Love your heart

• Heart disease is the number 1 killer of women, more deadly than all forms of cancer combined
• 1 in 31 American women dies from breast cancer each year; 1 in 3 of heart disease
• More women than men die from heart disease each year

These sobering statistics from The Heart Foundation raise the questions: “Am I paying enough attention to my heart’s health?” And, “Where do I begin?” 

What are the best ways for a woman to keep her heart healthy?

1. Quit smoking. Mark O’Shaughnessy, MD, a cardiologist with Parkview Physicians Group, urged: “The absolute number one thing to prevent heart disease is tobacco cessation. If you are a smoker, STOP (it is never too late). If you are not a smoker, NEVER start.”

2. Exercise frequently. Why? Doing so keeps body weight healthy and strengthens the cardiovascular system. Aleksandra Popovski, pharmacy intern under pharmacist Gregg Russell at Fort Wayne Custom RX, said, “Studies show that women who exercised 55 minutes a day five days a week lost more weight and kept it off compared to women who exercised less frequently or for shorter periods of time.”

3. Know your risk factors. “This is critically important: cholesterol, blood pressure, glucose and family history,” said Dr. O’Shaughnessy. “You cannot be an active participant in your health if you do not know your numbers.” Check out the U.S. Surgeon General’s Family Health History site familyhistory.hhs.gov. Blood work and family history could signal early warning signs—share that information with your doctor as soon as possible.

What about diet?

The American Heart Association recommends a diet high in Omega 3-fatty acids with two servings per week of fish like mackerel, lake trout, albacore tuna and salmon.

Other essentials:
• Eat lots of fresh or frozen fruits and vegetables (without sauces or added sugar)
• Avoid saturated and trans fats; use “good fats” like olive oil
• Fiber: beans or grains like oatmeal, barley and quinoa
• Limit sodium intake

Some studies suggest that drinking green tea and coffee (without added sugar or artificial sweetener) can decrease the risk of stroke. Popovski pointed out, “Theanine, the key ingredient in green tea, has also been associated with decreasing stress.”

Can stress or anxiety affect the heart?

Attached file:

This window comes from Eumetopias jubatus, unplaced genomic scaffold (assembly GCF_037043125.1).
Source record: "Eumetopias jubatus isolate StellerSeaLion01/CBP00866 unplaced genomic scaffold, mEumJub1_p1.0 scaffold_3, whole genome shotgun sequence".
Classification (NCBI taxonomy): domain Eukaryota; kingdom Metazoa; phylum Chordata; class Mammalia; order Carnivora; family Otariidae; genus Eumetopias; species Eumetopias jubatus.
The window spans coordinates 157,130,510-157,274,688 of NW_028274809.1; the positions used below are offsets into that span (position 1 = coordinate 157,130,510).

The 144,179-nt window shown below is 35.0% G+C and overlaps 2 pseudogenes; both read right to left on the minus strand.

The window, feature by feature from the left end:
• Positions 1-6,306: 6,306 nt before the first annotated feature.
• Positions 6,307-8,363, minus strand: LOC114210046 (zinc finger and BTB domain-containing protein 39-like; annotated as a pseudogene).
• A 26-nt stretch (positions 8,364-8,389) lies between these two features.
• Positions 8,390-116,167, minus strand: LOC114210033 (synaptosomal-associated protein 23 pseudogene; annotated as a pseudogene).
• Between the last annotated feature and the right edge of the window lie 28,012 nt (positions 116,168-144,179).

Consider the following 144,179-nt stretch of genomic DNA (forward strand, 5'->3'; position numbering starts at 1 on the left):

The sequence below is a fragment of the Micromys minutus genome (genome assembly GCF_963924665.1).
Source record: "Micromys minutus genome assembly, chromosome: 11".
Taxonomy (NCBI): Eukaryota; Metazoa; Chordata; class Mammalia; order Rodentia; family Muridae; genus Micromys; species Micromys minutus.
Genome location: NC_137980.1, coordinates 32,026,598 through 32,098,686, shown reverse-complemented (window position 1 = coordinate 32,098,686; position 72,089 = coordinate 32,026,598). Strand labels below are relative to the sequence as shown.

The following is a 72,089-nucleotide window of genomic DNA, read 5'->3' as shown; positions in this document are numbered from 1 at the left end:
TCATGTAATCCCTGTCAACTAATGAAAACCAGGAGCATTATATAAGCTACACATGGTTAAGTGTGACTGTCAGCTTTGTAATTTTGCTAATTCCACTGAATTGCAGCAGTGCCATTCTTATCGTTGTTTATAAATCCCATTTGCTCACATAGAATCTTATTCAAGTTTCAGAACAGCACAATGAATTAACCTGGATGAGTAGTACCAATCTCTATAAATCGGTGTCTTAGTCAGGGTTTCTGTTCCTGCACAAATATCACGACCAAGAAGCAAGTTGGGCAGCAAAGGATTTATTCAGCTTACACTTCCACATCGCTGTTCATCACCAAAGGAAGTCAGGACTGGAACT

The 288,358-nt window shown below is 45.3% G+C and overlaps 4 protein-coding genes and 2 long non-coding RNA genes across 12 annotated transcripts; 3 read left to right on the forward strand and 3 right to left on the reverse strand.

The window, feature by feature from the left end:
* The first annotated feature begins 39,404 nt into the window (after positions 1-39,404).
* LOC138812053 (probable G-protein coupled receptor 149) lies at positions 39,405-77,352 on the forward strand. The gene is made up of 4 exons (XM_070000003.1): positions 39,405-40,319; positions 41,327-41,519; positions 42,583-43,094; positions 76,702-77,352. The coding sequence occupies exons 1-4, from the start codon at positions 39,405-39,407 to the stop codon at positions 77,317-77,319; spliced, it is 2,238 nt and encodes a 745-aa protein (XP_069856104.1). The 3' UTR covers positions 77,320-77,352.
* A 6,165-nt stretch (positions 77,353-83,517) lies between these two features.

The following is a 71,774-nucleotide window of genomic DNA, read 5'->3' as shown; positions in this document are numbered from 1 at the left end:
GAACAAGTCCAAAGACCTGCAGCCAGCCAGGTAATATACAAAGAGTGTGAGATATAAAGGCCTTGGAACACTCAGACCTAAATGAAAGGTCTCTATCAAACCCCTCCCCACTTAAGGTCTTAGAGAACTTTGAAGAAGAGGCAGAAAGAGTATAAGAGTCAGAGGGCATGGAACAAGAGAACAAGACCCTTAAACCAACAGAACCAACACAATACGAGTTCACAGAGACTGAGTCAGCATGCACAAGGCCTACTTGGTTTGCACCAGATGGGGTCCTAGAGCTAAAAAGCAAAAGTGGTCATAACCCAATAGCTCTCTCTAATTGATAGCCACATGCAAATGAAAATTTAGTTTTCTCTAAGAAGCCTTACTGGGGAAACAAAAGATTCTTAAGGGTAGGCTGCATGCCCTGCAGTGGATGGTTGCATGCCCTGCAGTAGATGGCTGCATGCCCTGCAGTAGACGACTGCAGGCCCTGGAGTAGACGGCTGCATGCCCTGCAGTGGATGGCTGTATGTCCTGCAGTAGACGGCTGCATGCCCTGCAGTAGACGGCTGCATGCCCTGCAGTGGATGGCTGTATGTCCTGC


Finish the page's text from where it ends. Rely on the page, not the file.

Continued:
Dr. O’Shaughnessy cautioned, “Stress is a controversial risk factor. The problem is how to measure it. We can measure blood pressure, glucose, etc., but an objective measure of stress is difficult. It’s subjective—what ‘stresses’ one person might be welcomed by another.”

If not specifically measurable, feeling ‘stressed out’ can certainly impact a healthy lifestyle—as anyone who has given in to ‘stress eating’ knows. Insomnia from worry can lead to low energy, making exercising or cooking healthy seem impossible. Are there stress-relief strategies that are particularly beneficial for women?

The American Heart Association suggests:

• Get enough sleep (at least seven hours per night)
• Exercise regularly
• Add deep-breathing exercises, meditation or yoga to your daily routine

Dr. O’Shaughnessy concurred, “Any stress relieving activities would be beneficial to overall health. Each individual should find the method best suited for her, depending on time, money and ease of practice.”

What signs should a women look for that might suggest a heart issue?

“Any recurrent symptom from the waist up should be evaluated,” encouraged Dr. O’Shaughnessy. “Classic angina is crushing mid-chest pain that radiates to the left arm and jaw, accompanied by shortness of breath, sweatiness and nausea. But less that 50 percent of women experience this, so ANY symptom that is recurring should be evaluated. Start with your primary care physician who can refer to a specialist if needed.”

Know your risk factors, eat healthy, exercise and don’t smoke. Your heart— and your loved ones—will thank you!


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